of NGVD. These surveys were conducted at model time increments of 36 minutes corresponding to 180
minutes in the prototype.
Two capacitance type wave gages were installed in the tank for monitoring waves. Gage one is located
18.3 meters seaward of the seawall and gage 2 is located 5.3 meters seaward of the seawall.
The volume of water overtopping the seawall during some experiments is measured by collecting the
water in a movable catch pan located immediately landward of the seawall.


2.2 Scaling
A model to prototype length scale ratio of 1:25 and time scale ratio of 1:5 were used in all studies.
This means that, for instance, a distance of 1 meter in the model corresponds to a distance of 25 meters in
the prototype or actual case being modelled. Likewise, a time duration of 1 second in the model corresponds
to a time duration of 5 seconds in the prototype. All dimensions in this report are given in model units unless
otherwise stated. The rest of the parameters listed in Table 1 will be explained in the following subsections.


23 Initial Profile and Seawall Configuration
The initial profile used in the 14 experiments listed in Table 1 is modelled after an actual beach
profile in Highland Beach located in Palm Beach County. This profile coincides with the DNR range number
R-192. Figure 2 shows the initial profile for the model beach measured in Experiment C3.
There are three straight, vertical seawalls listed in Table 1. The first one, Seawall #1, is modelled
after the actual seawall located at R-192 which has an elevation of 5.28 meters (prototype). Seawall #2 is
identical to the first except for an elevation of 0.305 meters (prototype) higher than Seawall #1, whereas
Seawall #3 has an elevation 0.305 meters (prototype) lower than #1. Only Seawall #2 was studied in the
Series C experiments reported herein.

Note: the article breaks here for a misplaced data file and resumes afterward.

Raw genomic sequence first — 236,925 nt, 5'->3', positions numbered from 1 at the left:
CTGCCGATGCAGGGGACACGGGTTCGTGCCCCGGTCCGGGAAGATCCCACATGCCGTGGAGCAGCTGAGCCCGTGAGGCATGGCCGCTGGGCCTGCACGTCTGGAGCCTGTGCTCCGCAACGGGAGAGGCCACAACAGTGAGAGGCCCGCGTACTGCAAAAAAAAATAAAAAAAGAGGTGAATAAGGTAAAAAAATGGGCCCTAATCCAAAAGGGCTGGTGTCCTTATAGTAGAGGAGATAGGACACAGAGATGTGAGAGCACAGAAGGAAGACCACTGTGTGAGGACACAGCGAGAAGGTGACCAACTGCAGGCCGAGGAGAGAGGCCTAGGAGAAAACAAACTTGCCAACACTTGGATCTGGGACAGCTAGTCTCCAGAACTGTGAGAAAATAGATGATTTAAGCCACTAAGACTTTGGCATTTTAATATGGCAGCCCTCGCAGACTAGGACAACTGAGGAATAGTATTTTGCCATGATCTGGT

0.25

S0.20

Z 0.15

' 0.10

.2 0.05

S0.00
"3
1 -0.05

-0.10


-1.0


-0.5 0.0 0.5 1.0 1.5 2.0
model distance from seawall [meters]


2.5 3.0


3.5 4.0


Figure 2. Model beach initial profile for C-Series experiments.







2.4 Storm Surge

The time-varying severe sea conditions to be physically modelled are listed in Table 1 as storm surges

#1, #2, #3 and #4. These severe sea conditions are numerically determined combined total storm tides

(Dean et al., 1992). These total storm tides include storm surges, astronomical tide, and dynamic wave set-up

which occurs primarily in the inner surf zone (landward of wave breaking). The storm tides are physically

modelled in the wave tank by raising the water level in a step-wise fashion (Figure 3). In contrast to the time-

varying water level of these aforementioned storm surges, Storm Surge #5 was held at a constant level of 0.144

meters (3.6 m prototype). This water level is the peak predicted value for the Highland Beach area in Palm

Beach County.



2.5 Sediment Size

Median diameters of the two sediments listed in Table 1 are 0.18mm for Sand #1 and 0.09 mm for

Sand #2. Based on fall velocity similarity, these model diameters correspond to prototype values of

approximately 0.65 mm and 0.21 mm, respectively. Sand #2 was used in all of the Series B and C

experiments.


--- .----------.---. seawall # 2
elevation 0.223m
C Series
initial profile





NOVD -

---- 0 minutes elapsed "--- --..-------










2.6 Wave Conditions

Both regular and random waves are modelled in the wave tank experiments of Series B and C. The
regular waves were modelled with a design wave height of 0.16 meters for all the experiments completed thus

far. This model wave height corresponds to a prototype value of 4.0 meters. Two different wave periods were

used in the regular wave experiments listed in Table 1. Wave Period #1 is 1.65 seconds in the model which
corresponds to a prototype value of 8.25 seconds and Wave Period #2 is 1.3 seconds in the model which

corresponds to 6.5 seconds in the prototype.

The random waves were modelled by a Pierson-Moskowitz spectrum with a significant wave height
of 0.16 meters (4.0 m prototype). For the random waves, two modal wave periods were modelled. These

correspond to wave periods #1 and #2 listed in Table 1. Figure 4 shows the spectral densities for the random
wave experiments C5 and C6 discussed in this report. The measurements were obtained from gage #1 located
18.3 meters (457.5 meters prototype) seaward of the seawall.




3. COMPARISON OF SERIES C EXPERIMENTS


Series C experiments can be considered as sensitivity studies which demonstrate the effect of different
wave periods and different wave types on the profile response of the model beach. All other experimental

parameters for these studies were the same (see Table 2). The fixed parameters are shaded in Table 2 and